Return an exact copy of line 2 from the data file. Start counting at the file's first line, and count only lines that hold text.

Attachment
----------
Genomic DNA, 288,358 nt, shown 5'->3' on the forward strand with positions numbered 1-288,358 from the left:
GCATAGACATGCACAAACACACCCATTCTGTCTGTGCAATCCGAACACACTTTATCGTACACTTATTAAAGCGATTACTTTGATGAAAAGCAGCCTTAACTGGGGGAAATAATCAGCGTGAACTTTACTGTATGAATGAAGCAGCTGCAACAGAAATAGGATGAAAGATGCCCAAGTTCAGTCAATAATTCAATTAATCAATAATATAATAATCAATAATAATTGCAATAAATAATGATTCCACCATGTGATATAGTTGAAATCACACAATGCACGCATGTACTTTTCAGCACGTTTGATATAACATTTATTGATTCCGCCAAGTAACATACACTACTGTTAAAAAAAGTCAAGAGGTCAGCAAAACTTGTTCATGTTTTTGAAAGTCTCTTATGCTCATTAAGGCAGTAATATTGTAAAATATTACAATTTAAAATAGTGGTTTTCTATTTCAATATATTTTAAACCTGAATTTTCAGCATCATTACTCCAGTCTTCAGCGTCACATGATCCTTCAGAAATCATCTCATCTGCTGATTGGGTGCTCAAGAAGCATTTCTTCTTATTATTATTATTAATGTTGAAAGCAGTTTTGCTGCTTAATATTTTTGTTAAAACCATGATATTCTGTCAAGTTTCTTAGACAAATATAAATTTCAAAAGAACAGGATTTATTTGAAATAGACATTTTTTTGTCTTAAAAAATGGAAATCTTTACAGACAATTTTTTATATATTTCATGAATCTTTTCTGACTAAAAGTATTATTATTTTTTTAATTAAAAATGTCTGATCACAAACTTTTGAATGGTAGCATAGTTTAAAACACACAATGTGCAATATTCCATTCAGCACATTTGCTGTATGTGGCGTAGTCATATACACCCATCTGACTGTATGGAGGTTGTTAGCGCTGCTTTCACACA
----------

GCATAGACATGCACAAACACACCCATTCTGTCTGTGCAATCCGAACACACTTTATCGTACACTTATTAAAGCGATTACTTTGATGAAAAGCAGCCTTAACTGGGGGAAATAATCAGCGTGAACTTTACTGTATGAATGAAGCAGCTGCAACAGAAATAGGATGAAAGATGCCCAAGTTCAGTCAATAATTCAATTAATCAATAATATAATAATCAATAATAATTGCAATAAATAATGATTCCACCATGTGATATAGTTGAAATCACACAATGCACGCATGTACTTTTCAGCACGTTTGATATAACATTTATTGATTCCGCCAAGTAACATACACTACTGTTAAAAAAAGTCAAGAGGTCAGCAAAACTTGTTCATGTTTTTGAAAGTCTCTTATGCTCATTAAGGCAGTAATATTGTAAAATATTACAATTTAAAATAGTGGTTTTCTATTTCAATATATTTTAAACCTGAATTTTCAGCATCATTACTCCAGTCTTCAGCGTCACATGATCCTTCAGAAATCATCTCATCTGCTGATTGGGTGCTCAAGAAGCATTTCTTCTTATTATTATTATTAATGTTGAAAGCAGTTTTGCTGCTTAATATTTTTGTTAAAACCATGATATTCTGTCAAGTTTCTTAGACAAATATAAATTTCAAAAGAACAGGATTTATTTGAAATAGACATTTTTTTGTCTTAAAAAATGGAAATCTTTACAGACAATTTTTTATATATTTCATGAATCTTTTCTGACTAAAAGTATTATTATTTTTTTAATTAAAAATGTCTGATCACAAACTTTTGAATGGTAGCATAGTTTAAAACACACAATGTGCAATATTCCATTCAGCACATTTGCTGTATGTGGCGTAGTCATATACACCCATCTGACTGTATGGAGGTTGTTAGCGCTGCTTTCACACA